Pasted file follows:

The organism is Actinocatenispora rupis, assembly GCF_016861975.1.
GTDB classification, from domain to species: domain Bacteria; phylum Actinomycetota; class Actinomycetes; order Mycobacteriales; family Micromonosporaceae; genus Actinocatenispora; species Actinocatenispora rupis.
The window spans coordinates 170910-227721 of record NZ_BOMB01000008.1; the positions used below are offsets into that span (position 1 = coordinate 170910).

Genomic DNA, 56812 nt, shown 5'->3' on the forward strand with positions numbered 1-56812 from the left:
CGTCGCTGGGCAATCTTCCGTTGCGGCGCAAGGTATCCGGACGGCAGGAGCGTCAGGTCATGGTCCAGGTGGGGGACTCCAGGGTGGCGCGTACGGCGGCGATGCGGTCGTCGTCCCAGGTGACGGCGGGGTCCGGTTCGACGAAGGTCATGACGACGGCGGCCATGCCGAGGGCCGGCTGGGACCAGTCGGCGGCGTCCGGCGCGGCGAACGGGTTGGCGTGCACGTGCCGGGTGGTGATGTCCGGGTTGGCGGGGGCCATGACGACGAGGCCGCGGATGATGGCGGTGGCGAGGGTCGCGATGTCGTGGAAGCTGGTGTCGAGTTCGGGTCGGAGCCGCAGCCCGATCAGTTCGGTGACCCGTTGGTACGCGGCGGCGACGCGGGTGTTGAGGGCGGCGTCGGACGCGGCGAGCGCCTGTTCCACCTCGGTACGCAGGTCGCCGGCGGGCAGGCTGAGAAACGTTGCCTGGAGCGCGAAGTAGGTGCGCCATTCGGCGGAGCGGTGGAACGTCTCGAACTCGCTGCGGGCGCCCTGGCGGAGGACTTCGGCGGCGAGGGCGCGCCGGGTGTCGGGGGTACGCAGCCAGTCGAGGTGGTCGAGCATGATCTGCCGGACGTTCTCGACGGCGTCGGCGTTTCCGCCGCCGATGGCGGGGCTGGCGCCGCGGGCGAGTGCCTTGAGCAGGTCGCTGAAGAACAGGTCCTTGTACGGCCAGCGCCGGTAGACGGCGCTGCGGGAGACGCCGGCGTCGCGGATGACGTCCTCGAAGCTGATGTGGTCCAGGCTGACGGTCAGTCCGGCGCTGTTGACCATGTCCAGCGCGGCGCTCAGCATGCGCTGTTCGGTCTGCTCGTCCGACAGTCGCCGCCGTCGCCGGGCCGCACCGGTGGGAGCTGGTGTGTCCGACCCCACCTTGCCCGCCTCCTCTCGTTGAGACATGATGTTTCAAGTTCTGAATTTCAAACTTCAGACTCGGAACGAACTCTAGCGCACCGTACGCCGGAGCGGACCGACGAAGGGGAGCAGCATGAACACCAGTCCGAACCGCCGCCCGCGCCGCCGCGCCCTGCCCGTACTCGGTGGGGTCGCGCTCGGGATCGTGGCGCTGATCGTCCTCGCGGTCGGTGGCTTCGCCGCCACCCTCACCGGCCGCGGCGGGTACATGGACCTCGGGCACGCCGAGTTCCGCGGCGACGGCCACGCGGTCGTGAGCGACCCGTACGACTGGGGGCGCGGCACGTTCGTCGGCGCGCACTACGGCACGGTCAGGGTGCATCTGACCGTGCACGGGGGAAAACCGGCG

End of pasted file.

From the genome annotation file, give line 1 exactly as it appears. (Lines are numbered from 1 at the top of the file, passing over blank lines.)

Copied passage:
The organism is Actinocatenispora rupis, assembly GCF_016861975.1.